The Classics Collection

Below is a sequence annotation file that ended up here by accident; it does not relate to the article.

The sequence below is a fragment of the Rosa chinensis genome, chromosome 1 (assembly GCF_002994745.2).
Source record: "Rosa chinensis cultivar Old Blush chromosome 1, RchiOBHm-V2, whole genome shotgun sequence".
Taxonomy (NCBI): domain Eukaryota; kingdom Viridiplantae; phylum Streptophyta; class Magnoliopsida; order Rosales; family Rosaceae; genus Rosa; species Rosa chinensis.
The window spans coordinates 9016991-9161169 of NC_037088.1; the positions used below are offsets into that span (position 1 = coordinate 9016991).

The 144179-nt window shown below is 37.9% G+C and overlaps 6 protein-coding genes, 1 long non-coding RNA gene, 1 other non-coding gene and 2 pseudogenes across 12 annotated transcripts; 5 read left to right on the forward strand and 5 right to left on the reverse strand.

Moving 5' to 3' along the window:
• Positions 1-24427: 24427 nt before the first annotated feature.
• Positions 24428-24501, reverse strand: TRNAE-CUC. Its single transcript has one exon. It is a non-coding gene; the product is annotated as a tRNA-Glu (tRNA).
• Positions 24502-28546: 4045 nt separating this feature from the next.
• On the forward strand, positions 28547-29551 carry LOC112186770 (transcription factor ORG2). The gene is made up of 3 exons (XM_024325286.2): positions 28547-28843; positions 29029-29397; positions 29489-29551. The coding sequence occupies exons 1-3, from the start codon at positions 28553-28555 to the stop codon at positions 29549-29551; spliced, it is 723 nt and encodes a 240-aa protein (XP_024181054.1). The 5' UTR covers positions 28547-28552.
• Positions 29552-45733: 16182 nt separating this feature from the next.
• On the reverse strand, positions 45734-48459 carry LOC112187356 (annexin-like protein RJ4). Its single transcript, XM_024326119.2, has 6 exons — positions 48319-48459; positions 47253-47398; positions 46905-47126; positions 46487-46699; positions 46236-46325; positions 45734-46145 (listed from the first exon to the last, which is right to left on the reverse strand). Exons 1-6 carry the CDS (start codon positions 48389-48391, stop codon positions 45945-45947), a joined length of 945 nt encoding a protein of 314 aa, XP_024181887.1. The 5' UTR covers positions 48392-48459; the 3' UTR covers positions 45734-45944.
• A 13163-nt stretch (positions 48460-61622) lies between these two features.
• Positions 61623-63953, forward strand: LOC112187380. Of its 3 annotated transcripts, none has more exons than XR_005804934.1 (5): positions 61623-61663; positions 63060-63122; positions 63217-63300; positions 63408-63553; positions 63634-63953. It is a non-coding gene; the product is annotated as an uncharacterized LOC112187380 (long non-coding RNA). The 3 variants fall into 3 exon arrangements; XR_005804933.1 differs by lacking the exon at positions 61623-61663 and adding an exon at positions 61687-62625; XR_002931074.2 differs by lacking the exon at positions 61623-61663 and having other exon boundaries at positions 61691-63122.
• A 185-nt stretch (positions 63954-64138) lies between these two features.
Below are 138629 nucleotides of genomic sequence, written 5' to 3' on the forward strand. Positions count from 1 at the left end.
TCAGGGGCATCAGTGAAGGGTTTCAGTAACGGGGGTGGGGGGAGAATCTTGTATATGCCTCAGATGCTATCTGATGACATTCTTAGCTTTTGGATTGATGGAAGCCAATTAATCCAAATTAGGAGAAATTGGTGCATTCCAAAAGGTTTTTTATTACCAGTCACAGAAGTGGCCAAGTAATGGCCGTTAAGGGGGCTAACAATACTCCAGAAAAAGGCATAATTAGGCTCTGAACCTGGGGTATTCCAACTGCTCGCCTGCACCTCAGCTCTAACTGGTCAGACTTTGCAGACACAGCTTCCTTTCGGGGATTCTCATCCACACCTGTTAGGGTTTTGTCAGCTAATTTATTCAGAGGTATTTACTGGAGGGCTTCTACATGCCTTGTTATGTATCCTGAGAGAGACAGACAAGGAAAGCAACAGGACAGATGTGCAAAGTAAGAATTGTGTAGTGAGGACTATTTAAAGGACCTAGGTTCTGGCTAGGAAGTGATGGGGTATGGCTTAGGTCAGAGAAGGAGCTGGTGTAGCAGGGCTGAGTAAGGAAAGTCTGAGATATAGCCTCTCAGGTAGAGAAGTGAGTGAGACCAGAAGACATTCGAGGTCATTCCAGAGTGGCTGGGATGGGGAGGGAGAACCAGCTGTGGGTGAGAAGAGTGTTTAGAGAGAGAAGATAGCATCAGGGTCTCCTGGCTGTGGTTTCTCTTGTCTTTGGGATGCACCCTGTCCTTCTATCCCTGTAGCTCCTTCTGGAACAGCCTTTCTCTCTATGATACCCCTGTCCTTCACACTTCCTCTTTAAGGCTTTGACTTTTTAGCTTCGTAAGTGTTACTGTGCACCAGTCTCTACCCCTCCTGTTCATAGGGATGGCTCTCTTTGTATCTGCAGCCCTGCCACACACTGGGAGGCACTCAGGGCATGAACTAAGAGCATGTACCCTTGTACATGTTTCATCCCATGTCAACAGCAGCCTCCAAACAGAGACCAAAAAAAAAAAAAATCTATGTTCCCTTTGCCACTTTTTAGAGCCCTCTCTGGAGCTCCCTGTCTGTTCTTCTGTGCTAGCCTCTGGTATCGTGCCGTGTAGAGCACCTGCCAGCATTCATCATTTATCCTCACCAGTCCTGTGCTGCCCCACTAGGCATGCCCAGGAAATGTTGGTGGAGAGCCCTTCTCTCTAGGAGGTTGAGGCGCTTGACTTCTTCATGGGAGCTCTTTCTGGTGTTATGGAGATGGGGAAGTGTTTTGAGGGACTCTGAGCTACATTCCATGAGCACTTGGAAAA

The Classics collections include more than 270,000 volumes and c. 2,000 journal titles spanning all areas of classical civilization, including language and literature, archaeology, art, history, epigraphy, papyrology, numismatics, palaeography, religion, philosophy, politics, science and technology, and medicine. The collections in all areas of classical studies are outstanding, although especially exhaustive in Greek and Latin philology and Minoan-Mycenaean archaeology. The comprehensive level of current acquisitions continues. A few highlights include some 18,000 German dissertations and Programmschriften in classics, especially philology, from the 18th to the early 20th c., a separate room of more than 2,000 books on Palaeography, the collecting of which began with the namesake of the library, Latin palaeographer John Miller Burnam, some 3,500 early imprints from the 16th-18th c. as well as various incunabula such as Statius’ Thebaid, Silvae, Achilleid from 1483, Diodorus Siculus’ Bibliotheca Historica from 1496, Tacitus’ Historiae from 1497, Justin’s epitome of Trogus’ Philippic Histories from 1497, and Josephus’ De bello judaico from 1499 as well as some exquisite facsimiles of illuminated manuscripts such as Ptolemy’s Cosmographia (Codex Urb. Lat. 277), the Joshua Roll (Codex Vat. Pal. Graec. 431), and the Vergilius Romanus (Codex Vat. Lat. 3867), and a facsimile of the oldest preserved Sophocles manuscript (Florence, Ms. Codex Laurentianus 32.9). The collections also include representations of Medieval Latin in the superb facsimiles of the Book of Kells with 24 mounted color plates (Turin), and the Lindisfarne Gospels (Cottonian Ms. Nero D.IV) from the British Museum.